By Renee Irving-Lee on 4 Feb, 2022

The concept of fairness

In my experience, there are three reasons why children have difficulty with the concept of fairness.

1. Children are egocentric by nature

Pre-schoolers still haven’t fully developed the theory of mind which is the ability to put themselves into someone else’s shoes. While they are sometimes capable of being empathetic, children still have a lot of skills to develop in relation to compassion, insight, sensitivity, and awareness of others. When children can only think of their own needs, it makes it almost impossible to understand how fairness works.

2.   Children are developing their cognitive reasoning skills

Sometimes they don’t have the ability to see logic and have difficulty thinking in ways that relate to space, position, area, and size. An example of this is when you pour the same amount of liquid into different sized cups or give the same amount of money in different amounts of coins. Children can perceive this to be unfair, even when it’s not.

3.   Children don’t understand the difference between fairness and equality

From my perspective, this is usually the biggest factor that hinders a child’s ability to comprehend fairness. Even older school age children have difficulty with this, if they haven’t learnt the difference between fairness and equality. Being fair simply means everyone gets what they need to succeed and being equal means everyone gets exactly the same thing (experiences, resources, time, play objects etc).

As adults, we know that it is impossible for all children to get equal amounts of everything all of the time, but children will often vehemently dispute this perception. In many cases, it would appear to the child that things aren’t fair – but in reality, things are not equal. For example, if an educator allows one child to always sit up the front at mat time and story time, all the children may see this as unfair. It certainly isn’t equal because not all children are getting the same experience. But what if that child had a middle ear infection that week, and had to be up the front so that they could hear properly?

How we can help children understand the difference between fairness and equality

Learning through stories

Stories are always a powerful way to explain important concepts and to initiate meaningful conversations. The picture book 'Fair is Fair' by Sonny Varela provides the perfect scenario for teaching the difference between being fair and being equal. It is the story of 3 zoo animals – a hare, a giraffe, and an elephant. The zookeeper feeds them according to their dietary needs, but the giraffe and hare decide it is not fair that the elephant gets so much more food than they do. The animals decide to share the food equally between them, and they soon discover the difference between being equal and being fair.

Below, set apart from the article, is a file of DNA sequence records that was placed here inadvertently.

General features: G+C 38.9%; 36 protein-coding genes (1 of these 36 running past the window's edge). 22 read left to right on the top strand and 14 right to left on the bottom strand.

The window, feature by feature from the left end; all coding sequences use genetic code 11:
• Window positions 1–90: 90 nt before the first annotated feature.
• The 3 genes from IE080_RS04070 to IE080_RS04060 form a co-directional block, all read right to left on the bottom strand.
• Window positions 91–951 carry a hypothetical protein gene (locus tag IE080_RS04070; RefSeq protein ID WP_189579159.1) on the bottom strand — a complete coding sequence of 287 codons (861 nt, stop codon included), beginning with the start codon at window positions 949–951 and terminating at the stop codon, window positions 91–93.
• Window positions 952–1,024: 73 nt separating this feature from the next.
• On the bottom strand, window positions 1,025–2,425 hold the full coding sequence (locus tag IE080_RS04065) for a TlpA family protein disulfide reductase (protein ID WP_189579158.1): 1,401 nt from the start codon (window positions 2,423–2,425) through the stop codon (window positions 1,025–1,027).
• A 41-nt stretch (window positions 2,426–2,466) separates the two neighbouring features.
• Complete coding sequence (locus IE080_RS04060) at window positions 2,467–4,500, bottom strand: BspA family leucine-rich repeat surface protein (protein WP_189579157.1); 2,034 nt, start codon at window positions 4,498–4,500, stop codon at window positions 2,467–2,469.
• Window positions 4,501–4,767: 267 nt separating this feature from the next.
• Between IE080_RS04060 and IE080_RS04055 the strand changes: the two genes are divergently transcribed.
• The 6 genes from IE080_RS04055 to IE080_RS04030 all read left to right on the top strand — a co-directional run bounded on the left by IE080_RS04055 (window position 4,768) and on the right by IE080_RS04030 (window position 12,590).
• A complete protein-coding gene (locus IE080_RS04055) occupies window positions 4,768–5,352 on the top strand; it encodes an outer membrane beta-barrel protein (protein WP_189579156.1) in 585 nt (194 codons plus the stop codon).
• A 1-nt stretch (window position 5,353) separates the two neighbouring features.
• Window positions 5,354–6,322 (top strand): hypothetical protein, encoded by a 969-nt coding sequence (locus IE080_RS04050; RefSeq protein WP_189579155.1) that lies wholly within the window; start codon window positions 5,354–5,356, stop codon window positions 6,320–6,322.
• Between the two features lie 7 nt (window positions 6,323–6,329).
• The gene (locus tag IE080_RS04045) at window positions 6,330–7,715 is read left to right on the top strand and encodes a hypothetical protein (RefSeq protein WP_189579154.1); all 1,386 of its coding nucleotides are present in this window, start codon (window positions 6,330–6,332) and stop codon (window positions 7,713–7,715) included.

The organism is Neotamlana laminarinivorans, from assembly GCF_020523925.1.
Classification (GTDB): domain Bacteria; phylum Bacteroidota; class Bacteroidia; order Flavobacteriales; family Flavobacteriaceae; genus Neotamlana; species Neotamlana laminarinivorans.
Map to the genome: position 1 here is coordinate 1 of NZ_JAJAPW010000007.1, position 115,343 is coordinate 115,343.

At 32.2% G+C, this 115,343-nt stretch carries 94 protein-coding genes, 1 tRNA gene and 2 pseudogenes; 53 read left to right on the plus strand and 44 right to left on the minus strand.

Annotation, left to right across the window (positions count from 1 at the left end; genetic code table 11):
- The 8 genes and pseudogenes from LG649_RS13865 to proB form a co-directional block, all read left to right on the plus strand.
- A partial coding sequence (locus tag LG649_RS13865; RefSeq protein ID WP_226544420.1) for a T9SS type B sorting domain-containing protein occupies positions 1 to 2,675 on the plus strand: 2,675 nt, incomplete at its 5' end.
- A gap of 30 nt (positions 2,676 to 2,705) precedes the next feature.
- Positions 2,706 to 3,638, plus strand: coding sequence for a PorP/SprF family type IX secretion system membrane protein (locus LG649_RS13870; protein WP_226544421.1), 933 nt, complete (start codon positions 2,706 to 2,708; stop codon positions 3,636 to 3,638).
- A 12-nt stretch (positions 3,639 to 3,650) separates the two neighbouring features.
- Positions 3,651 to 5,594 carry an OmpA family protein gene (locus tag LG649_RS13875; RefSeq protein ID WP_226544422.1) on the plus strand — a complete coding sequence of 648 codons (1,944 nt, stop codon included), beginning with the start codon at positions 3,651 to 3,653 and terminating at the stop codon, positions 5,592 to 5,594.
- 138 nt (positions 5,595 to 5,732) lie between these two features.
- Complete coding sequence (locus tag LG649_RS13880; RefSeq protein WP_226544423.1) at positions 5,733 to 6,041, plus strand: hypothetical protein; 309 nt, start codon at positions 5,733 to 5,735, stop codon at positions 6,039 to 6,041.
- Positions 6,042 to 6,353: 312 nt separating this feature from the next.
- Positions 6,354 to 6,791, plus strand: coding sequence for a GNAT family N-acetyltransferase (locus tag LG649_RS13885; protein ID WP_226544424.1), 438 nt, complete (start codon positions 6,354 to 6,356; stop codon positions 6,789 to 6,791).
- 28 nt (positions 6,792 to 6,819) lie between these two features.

Other stories that explore the concept of fairness:

Learning through conversations

Words are powerful, and the language we choose to use with children can effectively solve problems, switch mind-sets, and change behaviour patterns.

The phrase ‘’that’s not fair’’ is probably the most universally overused phrase, so sometimes children can say it when they are really upset about something else. Some different ways we can respond, and initiate conversation are:

“Is it - not fair, or not equal?”
“It sounds like you are upset about xyz, let’s talk about that?”
“I know that doesn’t feel fair to you right now and its ok to be upset…”

And what if they are right, and things really aren’t fair?

Sometimes in life, things are not fair. We have to deal with illness, death, natural disasters, accidents, upsetting events, poverty and missing out. If something unfair has happened to a child, it’s equally important for us to acknowledge it. This is how they learn the difference between fair and unfair.

How can we draw attention to issues of equality and fairness?

There are many opportunities in the early childhood setting to discuss issues of equality and fairness. These discussions are often spontaneous and impromptu, but can be found around any learning experiences that involve:

  • Sharing toys or resources
  • Taking turns
  • Games with rules
  • Social play
  • Inclusion
  • Australian Indigenous history
  • Fair and unfair behaviour
  • Children with additional, health and medical needs requiring different resources
  • Sleep needs of different ages and different children
  • Different needs/resources in different rooms
  • Birthday celebrations
  • Different cultural celebrations

The concept of fairness and equality takes time to learn. The learning process, however, can be more valuable when children are supported by positive language experiences and meaningful conversations.

Further reading: 

Amplify: How to make a difference this Harmony Week

Very Well Family: How to teach children about empathy and prevent bullying 


Professional Development relating to this topic


About Renee

Renee Irving Lee is passionate about writing children’s books that promote life-long learning, social inclusion and improve self-esteem. She has always loved working with children, so writing for children has been a natural progression from her work as a teacher and educational freelance writer.

Her diverse background in education extends to teaching primary school-aged children, young adults, and children with special needs. Renee was awarded the Young Achiever of the Year Award by TAFE Queensland for her work as a dynamic, student-focused teacher who is highly respected for her skills, intellect and dedication. Renee was also inducted into the International Golden Key Honour Society while studying for her Bachelor of Education (Special Education) where she graduated with a Distinction.

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